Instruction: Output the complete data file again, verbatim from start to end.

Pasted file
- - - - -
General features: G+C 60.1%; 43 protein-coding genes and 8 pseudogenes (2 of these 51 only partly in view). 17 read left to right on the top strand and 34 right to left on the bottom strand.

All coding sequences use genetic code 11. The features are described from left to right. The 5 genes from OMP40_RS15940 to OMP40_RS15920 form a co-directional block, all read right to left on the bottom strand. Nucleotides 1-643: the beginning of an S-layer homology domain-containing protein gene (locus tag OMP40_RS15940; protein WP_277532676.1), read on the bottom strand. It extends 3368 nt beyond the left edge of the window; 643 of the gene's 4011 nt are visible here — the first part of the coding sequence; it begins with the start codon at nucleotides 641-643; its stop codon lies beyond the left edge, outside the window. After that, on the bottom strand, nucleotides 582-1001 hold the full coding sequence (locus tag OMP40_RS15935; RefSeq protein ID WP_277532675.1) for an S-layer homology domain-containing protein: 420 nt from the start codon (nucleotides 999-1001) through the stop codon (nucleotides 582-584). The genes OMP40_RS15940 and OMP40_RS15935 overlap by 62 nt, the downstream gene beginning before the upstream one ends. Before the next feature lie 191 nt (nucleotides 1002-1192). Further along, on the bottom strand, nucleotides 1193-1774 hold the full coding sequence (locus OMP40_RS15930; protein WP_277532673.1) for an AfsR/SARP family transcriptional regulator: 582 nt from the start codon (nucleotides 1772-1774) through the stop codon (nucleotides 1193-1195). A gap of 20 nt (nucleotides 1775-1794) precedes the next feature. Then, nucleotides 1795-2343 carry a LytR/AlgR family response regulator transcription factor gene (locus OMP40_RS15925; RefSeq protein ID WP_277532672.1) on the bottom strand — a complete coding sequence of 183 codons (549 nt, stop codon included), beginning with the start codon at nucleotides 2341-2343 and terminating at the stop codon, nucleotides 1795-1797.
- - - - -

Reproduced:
General features: G+C 60.1%; 43 protein-coding genes and 8 pseudogenes (2 of these 51 only partly in view). 17 read left to right on the top strand and 34 right to left on the bottom strand.

All coding sequences use genetic code 11. The features are described from left to right. The 5 genes from OMP40_RS15940 to OMP40_RS15920 form a co-directional block, all read right to left on the bottom strand. Nucleotides 1-643: the beginning of an S-layer homology domain-containing protein gene (locus tag OMP40_RS15940; protein WP_277532676.1), read on the bottom strand. It extends 3368 nt beyond the left edge of the window; 643 of the gene's 4011 nt are visible here — the first part of the coding sequence; it begins with the start codon at nucleotides 641-643; its stop codon lies beyond the left edge, outside the window. After that, on the bottom strand, nucleotides 582-1001 hold the full coding sequence (locus tag OMP40_RS15935; RefSeq protein ID WP_277532675.1) for an S-layer homology domain-containing protein: 420 nt from the start codon (nucleotides 999-1001) through the stop codon (nucleotides 582-584). The genes OMP40_RS15940 and OMP40_RS15935 overlap by 62 nt, the downstream gene beginning before the upstream one ends. Before the next feature lie 191 nt (nucleotides 1002-1192). Further along, on the bottom strand, nucleotides 1193-1774 hold the full coding sequence (locus OMP40_RS15930; protein WP_277532673.1) for an AfsR/SARP family transcriptional regulator: 582 nt from the start codon (nucleotides 1772-1774) through the stop codon (nucleotides 1193-1195). A gap of 20 nt (nucleotides 1775-1794) precedes the next feature. Then, nucleotides 1795-2343 carry a LytR/AlgR family response regulator transcription factor gene (locus OMP40_RS15925; RefSeq protein ID WP_277532672.1) on the bottom strand — a complete coding sequence of 183 codons (549 nt, stop codon included), beginning with the start codon at nucleotides 2341-2343 and terminating at the stop codon, nucleotides 1795-1797.